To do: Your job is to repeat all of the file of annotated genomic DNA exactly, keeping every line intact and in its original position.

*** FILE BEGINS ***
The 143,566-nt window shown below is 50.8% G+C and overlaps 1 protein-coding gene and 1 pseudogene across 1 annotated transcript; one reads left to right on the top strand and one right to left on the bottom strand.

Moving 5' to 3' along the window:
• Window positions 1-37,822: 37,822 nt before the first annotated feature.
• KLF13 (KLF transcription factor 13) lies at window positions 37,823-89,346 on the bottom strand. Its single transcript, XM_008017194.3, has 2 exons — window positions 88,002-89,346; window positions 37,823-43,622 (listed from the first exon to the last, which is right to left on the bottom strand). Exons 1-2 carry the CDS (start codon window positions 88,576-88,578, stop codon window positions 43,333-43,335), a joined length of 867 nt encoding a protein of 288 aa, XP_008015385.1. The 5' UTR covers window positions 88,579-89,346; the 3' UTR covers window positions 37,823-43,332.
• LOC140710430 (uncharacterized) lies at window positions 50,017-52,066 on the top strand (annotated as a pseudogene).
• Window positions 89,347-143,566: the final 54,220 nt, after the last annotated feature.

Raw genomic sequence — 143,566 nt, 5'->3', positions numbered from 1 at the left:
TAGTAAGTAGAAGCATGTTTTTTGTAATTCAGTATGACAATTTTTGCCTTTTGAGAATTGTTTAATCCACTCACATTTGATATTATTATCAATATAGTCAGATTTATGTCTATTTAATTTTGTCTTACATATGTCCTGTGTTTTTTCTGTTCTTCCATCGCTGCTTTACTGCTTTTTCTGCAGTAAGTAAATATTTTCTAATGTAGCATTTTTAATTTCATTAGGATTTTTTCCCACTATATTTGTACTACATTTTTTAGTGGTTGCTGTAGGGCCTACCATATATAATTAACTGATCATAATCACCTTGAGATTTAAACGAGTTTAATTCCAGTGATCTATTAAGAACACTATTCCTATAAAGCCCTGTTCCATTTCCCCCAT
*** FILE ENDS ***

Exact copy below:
The 143,566-nt window shown below is 50.8% G+C and overlaps 1 protein-coding gene and 1 pseudogene across 1 annotated transcript; one reads left to right on the top strand and one right to left on the bottom strand.

Moving 5' to 3' along the window:
• Window positions 1-37,822: 37,822 nt before the first annotated feature.
• KLF13 (KLF transcription factor 13) lies at window positions 37,823-89,346 on the bottom strand. Its single transcript, XM_008017194.3, has 2 exons — window positions 88,002-89,346; window positions 37,823-43,622 (listed from the first exon to the last, which is right to left on the bottom strand). Exons 1-2 carry the CDS (start codon window positions 88,576-88,578, stop codon window positions 43,333-43,335), a joined length of 867 nt encoding a protein of 288 aa, XP_008015385.1. The 5' UTR covers window positions 88,579-89,346; the 3' UTR covers window positions 37,823-43,332.
• LOC140710430 (uncharacterized) lies at window positions 50,017-52,066 on the top strand (annotated as a pseudogene).
• Window positions 89,347-143,566: the final 54,220 nt, after the last annotated feature.

Raw genomic sequence — 143,566 nt, 5'->3', positions numbered from 1 at the left:
TAGTAAGTAGAAGCATGTTTTTTGTAATTCAGTATGACAATTTTTGCCTTTTGAGAATTGTTTAATCCACTCACATTTGATATTATTATCAATATAGTCAGATTTATGTCTATTTAATTTTGTCTTACATATGTCCTGTGTTTTTTCTGTTCTTCCATCGCTGCTTTACTGCTTTTTCTGCAGTAAGTAAATATTTTCTAATGTAGCATTTTTAATTTCATTAGGATTTTTTCCCACTATATTTGTACTACATTTTTTAGTGGTTGCTGTAGGGCCTACCATATATAATTAACTGATCATAATCACCTTGAGATTTAAACGAGTTTAATTCCAGTGATCTATTAAGAACACTATTCCTATAAAGCCCTGTTCCATTTCCCCCAT